S143 Extreme Analysis Differences between the ECMWF and GFS Models

Sunday, 6 January 2013
Exhibit Hall 3 (Austin Convention Center)
Caleb Darnell Johnson, NOAA/NWS/NCEP, Silver Creek, MS; and D. L. Carlis and V. K. Kumar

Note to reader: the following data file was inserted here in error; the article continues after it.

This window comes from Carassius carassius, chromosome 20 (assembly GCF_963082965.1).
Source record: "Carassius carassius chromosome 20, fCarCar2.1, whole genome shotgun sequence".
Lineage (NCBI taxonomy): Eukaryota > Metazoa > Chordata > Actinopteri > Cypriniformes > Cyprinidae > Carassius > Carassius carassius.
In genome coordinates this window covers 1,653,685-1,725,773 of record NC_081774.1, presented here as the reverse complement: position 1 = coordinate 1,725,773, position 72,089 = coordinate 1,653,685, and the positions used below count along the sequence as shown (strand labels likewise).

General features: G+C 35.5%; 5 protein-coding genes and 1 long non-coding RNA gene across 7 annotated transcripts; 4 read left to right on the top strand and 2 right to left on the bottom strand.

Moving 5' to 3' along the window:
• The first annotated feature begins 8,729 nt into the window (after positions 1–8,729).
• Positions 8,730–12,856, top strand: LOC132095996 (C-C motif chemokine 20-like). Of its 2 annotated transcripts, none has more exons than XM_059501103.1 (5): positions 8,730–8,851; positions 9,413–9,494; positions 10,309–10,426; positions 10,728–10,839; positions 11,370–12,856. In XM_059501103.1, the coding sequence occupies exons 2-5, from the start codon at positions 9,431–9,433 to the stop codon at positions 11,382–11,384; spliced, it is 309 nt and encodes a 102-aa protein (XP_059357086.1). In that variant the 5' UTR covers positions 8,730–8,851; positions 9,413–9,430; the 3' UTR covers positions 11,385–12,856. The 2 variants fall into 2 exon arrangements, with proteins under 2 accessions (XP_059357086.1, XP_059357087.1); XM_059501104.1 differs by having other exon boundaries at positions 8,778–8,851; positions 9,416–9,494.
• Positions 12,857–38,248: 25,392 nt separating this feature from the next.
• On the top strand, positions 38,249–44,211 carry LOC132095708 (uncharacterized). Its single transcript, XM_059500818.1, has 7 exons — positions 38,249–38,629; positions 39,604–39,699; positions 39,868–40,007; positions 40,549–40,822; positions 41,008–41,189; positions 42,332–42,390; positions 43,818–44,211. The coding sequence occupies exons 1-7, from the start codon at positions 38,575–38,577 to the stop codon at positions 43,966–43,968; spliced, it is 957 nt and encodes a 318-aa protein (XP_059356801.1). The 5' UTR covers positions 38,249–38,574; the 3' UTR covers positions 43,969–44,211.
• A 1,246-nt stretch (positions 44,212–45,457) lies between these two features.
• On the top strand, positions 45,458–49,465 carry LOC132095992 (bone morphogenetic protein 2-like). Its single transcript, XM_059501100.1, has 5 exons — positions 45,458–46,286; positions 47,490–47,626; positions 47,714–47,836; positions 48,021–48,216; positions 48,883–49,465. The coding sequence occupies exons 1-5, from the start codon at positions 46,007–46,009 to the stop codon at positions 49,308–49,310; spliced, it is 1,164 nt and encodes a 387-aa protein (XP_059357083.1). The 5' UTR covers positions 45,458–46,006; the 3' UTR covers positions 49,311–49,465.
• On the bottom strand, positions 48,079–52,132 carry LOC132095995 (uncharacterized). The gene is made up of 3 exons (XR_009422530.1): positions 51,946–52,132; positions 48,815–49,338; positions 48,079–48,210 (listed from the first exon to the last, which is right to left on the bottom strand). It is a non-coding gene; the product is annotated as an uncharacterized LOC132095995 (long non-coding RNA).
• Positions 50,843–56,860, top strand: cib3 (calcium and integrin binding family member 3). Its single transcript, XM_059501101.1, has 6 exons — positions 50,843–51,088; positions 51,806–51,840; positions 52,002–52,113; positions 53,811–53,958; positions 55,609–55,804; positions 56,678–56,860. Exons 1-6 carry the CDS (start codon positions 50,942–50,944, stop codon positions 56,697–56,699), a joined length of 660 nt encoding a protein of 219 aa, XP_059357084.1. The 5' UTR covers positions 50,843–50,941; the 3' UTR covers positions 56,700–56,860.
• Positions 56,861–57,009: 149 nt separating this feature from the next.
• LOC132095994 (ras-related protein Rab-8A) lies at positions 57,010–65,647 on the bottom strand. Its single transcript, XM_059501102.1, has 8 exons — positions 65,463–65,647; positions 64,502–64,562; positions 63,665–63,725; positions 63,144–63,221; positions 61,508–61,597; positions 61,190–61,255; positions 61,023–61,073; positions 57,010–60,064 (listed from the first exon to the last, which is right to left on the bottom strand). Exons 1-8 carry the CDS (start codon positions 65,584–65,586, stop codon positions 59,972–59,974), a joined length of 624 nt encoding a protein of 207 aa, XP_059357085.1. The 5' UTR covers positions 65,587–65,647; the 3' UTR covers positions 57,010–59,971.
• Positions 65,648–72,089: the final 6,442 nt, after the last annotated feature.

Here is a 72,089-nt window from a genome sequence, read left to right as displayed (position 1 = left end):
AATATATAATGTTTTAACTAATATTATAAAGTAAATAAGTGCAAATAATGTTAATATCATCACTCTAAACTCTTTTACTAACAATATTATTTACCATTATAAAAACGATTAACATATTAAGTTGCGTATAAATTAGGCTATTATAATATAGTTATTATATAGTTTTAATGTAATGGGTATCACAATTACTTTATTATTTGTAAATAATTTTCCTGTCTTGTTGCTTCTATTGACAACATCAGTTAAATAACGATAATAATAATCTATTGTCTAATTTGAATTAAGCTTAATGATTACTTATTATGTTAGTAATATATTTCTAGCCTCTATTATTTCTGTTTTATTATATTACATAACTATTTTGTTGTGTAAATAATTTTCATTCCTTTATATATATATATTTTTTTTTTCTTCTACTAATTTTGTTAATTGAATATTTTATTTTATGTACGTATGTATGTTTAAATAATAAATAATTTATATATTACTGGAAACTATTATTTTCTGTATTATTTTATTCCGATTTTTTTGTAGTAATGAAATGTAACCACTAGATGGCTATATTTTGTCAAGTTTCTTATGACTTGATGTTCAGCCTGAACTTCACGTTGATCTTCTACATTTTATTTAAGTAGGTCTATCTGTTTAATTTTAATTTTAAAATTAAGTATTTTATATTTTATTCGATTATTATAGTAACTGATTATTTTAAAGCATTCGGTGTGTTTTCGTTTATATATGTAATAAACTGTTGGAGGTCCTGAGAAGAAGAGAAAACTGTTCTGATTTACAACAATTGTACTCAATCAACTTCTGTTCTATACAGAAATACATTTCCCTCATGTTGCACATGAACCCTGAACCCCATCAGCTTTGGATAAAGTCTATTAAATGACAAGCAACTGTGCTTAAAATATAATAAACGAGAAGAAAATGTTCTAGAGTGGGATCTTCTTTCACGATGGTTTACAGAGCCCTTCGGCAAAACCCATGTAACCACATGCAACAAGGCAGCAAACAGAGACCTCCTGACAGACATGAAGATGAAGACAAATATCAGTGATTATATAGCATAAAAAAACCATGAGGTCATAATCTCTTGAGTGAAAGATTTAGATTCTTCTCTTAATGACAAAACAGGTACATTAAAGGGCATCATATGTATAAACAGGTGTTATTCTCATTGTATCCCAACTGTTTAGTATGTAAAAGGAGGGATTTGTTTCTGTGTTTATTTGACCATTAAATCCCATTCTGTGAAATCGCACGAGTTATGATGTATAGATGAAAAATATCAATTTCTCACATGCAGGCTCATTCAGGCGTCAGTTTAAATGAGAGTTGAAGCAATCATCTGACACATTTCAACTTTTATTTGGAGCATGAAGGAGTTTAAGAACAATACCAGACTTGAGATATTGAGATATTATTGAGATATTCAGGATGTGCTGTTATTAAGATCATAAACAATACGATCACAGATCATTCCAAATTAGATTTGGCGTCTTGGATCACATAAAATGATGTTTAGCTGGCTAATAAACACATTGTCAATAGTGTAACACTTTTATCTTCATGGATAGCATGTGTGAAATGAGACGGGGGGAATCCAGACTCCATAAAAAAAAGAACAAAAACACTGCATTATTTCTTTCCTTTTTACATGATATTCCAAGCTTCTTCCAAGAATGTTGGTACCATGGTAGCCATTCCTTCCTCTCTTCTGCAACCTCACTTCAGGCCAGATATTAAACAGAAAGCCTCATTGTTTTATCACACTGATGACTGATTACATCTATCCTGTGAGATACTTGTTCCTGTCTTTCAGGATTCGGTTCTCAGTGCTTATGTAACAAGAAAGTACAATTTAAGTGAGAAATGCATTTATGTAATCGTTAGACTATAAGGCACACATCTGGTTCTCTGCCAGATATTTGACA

At the National Centers for Environmental Prediction (NCEP) we have been studying the analyses differences between the Global Data Assimilation System (GDAS) and the European Center for Medium Range Weather Prediction (ECMWF) in order to track source regions of errors that grow throughout the forecast period and produce low skill 5-day forecasts. In order for researchers to understand the source regions that could lead to large forecast errors we developed a system that monitors the extreme analysis differences between the GFS and ECMWF. This study examines the extreme analysis differences for temperatures, winds, and heights from 00Z 14 May 2012 through 18Z 18 June 2012. The goal of this study is to locate the predominant regions and layers of the atmosphere that produce the highest number of extreme analysis differences. Results show that the southern hemisphere had the most extreme differences for winds, temperatures, and heights. The jet stream level (< 400 hPa) of the atmosphere had the most extreme analysis differences for height and winds, while the lower atmosphere had a significant number of extreme analysis differences for temperature. Overall this study is useful to identify potential analysis biases so that NCEP can research these areas and eventually lead to improvements of the GSI analysis and GFS model.
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